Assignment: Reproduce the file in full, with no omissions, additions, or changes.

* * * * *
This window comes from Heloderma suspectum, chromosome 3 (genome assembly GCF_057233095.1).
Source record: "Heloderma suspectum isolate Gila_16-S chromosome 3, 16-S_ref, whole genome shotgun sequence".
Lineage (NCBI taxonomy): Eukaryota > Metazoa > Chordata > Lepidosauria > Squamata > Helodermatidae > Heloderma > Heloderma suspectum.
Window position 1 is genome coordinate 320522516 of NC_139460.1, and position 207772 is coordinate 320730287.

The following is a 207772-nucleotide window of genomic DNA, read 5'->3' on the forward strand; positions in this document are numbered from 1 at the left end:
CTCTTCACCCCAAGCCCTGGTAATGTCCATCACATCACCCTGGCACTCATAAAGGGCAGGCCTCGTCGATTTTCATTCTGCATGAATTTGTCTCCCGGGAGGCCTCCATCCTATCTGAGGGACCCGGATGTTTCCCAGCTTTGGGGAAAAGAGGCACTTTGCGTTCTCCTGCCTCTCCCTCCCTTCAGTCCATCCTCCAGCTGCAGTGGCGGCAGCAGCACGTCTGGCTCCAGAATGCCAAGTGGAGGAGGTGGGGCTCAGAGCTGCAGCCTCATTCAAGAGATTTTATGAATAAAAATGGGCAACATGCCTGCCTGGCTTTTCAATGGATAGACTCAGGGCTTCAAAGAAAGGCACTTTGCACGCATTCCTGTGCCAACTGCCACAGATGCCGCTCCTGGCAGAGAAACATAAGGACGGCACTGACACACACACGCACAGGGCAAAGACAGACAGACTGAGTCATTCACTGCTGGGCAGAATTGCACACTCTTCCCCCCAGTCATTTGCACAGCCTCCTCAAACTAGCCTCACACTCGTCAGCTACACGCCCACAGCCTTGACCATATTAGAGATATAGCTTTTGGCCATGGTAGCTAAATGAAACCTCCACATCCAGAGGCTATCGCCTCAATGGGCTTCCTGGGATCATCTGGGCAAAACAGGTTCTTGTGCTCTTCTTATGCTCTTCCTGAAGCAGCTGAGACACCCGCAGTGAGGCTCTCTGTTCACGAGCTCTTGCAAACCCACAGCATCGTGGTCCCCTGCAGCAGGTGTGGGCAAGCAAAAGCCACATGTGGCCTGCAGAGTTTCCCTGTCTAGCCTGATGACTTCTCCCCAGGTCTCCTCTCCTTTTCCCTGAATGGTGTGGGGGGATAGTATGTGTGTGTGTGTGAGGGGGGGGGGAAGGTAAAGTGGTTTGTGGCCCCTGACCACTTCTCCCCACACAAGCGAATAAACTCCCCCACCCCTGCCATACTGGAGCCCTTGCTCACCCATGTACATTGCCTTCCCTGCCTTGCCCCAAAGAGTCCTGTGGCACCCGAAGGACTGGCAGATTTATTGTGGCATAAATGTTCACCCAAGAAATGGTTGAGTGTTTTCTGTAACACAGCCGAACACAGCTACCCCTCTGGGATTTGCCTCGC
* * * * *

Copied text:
This window comes from Heloderma suspectum, chromosome 3 (genome assembly GCF_057233095.1).
Source record: "Heloderma suspectum isolate Gila_16-S chromosome 3, 16-S_ref, whole genome shotgun sequence".
Lineage (NCBI taxonomy): Eukaryota > Metazoa > Chordata > Lepidosauria > Squamata > Helodermatidae > Heloderma > Heloderma suspectum.
Window position 1 is genome coordinate 320522516 of NC_139460.1, and position 207772 is coordinate 320730287.

The following is a 207772-nucleotide window of genomic DNA, read 5'->3' on the forward strand; positions in this document are numbered from 1 at the left end:
CTCTTCACCCCAAGCCCTGGTAATGTCCATCACATCACCCTGGCACTCATAAAGGGCAGGCCTCGTCGATTTTCATTCTGCATGAATTTGTCTCCCGGGAGGCCTCCATCCTATCTGAGGGACCCGGATGTTTCCCAGCTTTGGGGAAAAGAGGCACTTTGCGTTCTCCTGCCTCTCCCTCCCTTCAGTCCATCCTCCAGCTGCAGTGGCGGCAGCAGCACGTCTGGCTCCAGAATGCCAAGTGGAGGAGGTGGGGCTCAGAGCTGCAGCCTCATTCAAGAGATTTTATGAATAAAAATGGGCAACATGCCTGCCTGGCTTTTCAATGGATAGACTCAGGGCTTCAAAGAAAGGCACTTTGCACGCATTCCTGTGCCAACTGCCACAGATGCCGCTCCTGGCAGAGAAACATAAGGACGGCACTGACACACACACGCACAGGGCAAAGACAGACAGACTGAGTCATTCACTGCTGGGCAGAATTGCACACTCTTCCCCCCAGTCATTTGCACAGCCTCCTCAAACTAGCCTCACACTCGTCAGCTACACGCCCACAGCCTTGACCATATTAGAGATATAGCTTTTGGCCATGGTAGCTAAATGAAACCTCCACATCCAGAGGCTATCGCCTCAATGGGCTTCCTGGGATCATCTGGGCAAAACAGGTTCTTGTGCTCTTCTTATGCTCTTCCTGAAGCAGCTGAGACACCCGCAGTGAGGCTCTCTGTTCACGAGCTCTTGCAAACCCACAGCATCGTGGTCCCCTGCAGCAGGTGTGGGCAAGCAAAAGCCACATGTGGCCTGCAGAGTTTCCCTGTCTAGCCTGATGACTTCTCCCCAGGTCTCCTCTCCTTTTCCCTGAATGGTGTGGGGGGATAGTATGTGTGTGTGTGTGAGGGGGGGGGGAAGGTAAAGTGGTTTGTGGCCCCTGACCACTTCTCCCCACACAAGCGAATAAACTCCCCCACCCCTGCCATACTGGAGCCCTTGCTCACCCATGTACATTGCCTTCCCTGCCTTGCCCCAAAGAGTCCTGTGGCACCCGAAGGACTGGCAGATTTATTGTGGCATAAATGTTCACCCAAGAAATGGTTGAGTGTTTTCTGTAACACAGCCGAACACAGCTACCCCTCTGGGATTTGCCTCGC